Treefort 2015: Storyfort Author Liza Long Talks Childrens' Mental Health and the Prison System


Liza Long reads from her new book, Price of Silence. - FARZAN FARAMARZI
  • Farzan Faramarzi
  • Liza Long reads from her new book, Price of Silence.

Treefort Music Fest literary offshoot Storyfort opened strong March 27 with a reading by Idaho author and blogger Liza Long from her book, Price of Silence: A Mom's Perspective of Mental Illness, which was released in August 2014. 

Following the reading, Long discussed what she described as the "school to prison pipeline," a systemic bias within the education system that funnels children with mental illnesses into the criminal justice system.

"Jail is not the kind of help people like [Long's son] 'Michael' need," she said.

Part of that system, she told the audience, was poverty, which can be a barrier to receiving proper mental health care. In the United States, 15.6 percent of residents live under the poverty line, according to the U.S. Census Bureau.

"The elephant in the room is poverty. What we really need to blame is poverty," she said.

Long famously blogged about being the parent of a mentally ill child in her essay, "I Am Adam Lanza's Mother," in which she commiserated with the parents of mentally ill people who had committed violent crimes and discussed the travails of raising her son "Michael," whom she said had threatened to kill her then kill himself. For the purposes of the essay, Long changed the name of her son, but in a Washington Post story, she was accused of "oversharenting"—a parent revealing too much about her children online. She responded to that criticism by telling the audience that some good came from her narratives about raising a mentally ill child when she was approached by a national pediatric mental health expert.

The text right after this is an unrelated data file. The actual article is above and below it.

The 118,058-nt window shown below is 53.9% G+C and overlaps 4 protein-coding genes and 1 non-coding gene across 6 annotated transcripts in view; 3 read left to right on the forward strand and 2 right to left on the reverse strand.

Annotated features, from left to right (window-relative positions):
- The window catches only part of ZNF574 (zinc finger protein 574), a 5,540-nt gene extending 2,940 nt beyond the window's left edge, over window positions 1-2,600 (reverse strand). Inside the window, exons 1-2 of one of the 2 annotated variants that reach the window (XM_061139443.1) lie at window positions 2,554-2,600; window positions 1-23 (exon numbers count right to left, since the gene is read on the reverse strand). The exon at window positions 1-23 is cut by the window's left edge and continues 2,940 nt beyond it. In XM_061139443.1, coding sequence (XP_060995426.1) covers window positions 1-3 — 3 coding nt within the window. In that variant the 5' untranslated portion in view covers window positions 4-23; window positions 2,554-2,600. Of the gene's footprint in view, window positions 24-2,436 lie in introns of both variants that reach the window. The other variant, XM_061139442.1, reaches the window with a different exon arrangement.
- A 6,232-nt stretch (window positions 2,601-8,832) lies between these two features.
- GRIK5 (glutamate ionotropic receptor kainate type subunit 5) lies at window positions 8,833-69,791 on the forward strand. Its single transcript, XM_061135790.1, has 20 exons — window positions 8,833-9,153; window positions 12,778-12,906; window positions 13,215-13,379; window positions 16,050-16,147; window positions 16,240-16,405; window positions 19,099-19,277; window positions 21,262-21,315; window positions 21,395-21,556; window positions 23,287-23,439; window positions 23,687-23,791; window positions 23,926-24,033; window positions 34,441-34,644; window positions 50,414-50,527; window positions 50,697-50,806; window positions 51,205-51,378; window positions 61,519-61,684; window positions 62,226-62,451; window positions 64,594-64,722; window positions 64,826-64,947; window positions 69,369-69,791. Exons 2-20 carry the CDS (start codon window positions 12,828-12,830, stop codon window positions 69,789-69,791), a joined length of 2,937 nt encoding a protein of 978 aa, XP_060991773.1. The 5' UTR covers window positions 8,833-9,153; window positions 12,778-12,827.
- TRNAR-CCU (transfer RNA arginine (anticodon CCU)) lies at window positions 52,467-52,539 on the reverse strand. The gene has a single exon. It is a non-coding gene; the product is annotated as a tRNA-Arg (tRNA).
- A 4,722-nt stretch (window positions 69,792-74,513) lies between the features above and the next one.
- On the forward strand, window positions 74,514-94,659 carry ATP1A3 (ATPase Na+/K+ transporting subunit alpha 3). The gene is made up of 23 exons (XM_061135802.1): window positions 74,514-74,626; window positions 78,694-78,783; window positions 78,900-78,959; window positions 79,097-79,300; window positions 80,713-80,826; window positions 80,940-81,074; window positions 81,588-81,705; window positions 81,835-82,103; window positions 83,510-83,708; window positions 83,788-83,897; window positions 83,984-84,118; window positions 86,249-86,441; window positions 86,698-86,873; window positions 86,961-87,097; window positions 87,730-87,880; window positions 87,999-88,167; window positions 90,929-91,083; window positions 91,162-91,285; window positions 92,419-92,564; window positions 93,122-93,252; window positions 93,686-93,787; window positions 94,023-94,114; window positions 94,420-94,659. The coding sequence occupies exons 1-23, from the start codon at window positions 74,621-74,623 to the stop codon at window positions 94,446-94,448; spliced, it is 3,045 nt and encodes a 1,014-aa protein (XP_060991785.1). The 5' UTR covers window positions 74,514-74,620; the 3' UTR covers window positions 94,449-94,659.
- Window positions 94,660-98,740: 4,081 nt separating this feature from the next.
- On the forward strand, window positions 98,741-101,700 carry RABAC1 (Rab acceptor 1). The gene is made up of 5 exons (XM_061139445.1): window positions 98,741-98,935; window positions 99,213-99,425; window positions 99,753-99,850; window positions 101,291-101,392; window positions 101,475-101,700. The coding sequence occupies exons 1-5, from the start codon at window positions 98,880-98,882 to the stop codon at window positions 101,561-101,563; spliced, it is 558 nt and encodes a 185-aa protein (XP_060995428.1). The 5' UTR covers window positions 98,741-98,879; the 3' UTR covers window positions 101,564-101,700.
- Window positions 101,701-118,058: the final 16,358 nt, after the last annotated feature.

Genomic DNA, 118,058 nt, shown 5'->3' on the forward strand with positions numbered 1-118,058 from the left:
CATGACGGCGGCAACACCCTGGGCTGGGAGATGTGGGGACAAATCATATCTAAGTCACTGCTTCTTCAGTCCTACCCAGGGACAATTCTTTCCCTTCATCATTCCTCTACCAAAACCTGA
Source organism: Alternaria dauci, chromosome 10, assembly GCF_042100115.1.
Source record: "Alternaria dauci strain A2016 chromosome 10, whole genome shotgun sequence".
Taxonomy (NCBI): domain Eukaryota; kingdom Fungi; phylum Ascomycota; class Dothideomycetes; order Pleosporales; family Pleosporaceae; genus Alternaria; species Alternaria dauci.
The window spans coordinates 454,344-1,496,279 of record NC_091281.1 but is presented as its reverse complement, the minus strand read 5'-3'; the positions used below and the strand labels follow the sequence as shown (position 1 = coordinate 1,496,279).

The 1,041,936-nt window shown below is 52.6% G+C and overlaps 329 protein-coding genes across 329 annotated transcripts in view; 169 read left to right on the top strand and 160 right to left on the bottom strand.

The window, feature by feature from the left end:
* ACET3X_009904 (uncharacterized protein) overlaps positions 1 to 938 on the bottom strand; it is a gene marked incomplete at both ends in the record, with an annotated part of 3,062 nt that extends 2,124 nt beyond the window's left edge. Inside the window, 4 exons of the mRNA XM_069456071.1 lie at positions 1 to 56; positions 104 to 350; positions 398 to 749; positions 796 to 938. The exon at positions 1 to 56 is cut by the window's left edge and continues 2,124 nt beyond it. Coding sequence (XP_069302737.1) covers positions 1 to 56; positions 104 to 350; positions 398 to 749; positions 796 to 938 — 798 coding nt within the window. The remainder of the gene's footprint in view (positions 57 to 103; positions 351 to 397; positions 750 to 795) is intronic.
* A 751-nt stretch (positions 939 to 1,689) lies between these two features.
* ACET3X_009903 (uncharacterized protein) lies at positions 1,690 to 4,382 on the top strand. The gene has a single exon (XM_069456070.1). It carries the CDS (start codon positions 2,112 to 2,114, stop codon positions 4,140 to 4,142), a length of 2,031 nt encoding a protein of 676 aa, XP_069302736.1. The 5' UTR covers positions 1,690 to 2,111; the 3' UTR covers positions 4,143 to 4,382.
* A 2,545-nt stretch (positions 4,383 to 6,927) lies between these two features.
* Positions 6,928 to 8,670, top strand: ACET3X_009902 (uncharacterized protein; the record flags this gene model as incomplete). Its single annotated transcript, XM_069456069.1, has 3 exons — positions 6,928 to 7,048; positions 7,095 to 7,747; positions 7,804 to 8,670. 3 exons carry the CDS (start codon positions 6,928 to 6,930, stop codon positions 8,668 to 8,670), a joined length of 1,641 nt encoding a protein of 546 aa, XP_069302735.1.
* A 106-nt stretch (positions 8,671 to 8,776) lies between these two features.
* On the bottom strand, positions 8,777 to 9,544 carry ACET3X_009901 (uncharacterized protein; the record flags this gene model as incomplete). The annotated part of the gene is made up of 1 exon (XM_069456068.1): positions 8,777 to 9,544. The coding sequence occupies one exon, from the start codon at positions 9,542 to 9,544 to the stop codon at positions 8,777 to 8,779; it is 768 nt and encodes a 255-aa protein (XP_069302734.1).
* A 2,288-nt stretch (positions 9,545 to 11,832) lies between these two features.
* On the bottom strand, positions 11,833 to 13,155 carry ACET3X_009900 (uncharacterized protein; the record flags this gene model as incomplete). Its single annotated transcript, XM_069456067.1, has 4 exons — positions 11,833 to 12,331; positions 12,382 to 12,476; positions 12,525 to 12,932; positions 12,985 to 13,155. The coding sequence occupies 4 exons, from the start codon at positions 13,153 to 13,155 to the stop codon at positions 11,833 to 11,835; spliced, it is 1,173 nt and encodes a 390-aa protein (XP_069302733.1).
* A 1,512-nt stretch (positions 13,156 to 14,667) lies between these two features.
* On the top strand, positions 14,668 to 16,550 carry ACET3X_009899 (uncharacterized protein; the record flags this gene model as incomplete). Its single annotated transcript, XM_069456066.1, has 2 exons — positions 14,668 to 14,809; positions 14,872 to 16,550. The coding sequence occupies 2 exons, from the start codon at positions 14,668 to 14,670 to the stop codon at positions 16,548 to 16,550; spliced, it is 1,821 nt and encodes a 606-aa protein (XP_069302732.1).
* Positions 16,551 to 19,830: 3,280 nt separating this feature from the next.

"The consequences of telling my story was, a doctor connected with me and said, 'We can totally treat your kid,'" Long said.

  • Farzan Faramarzi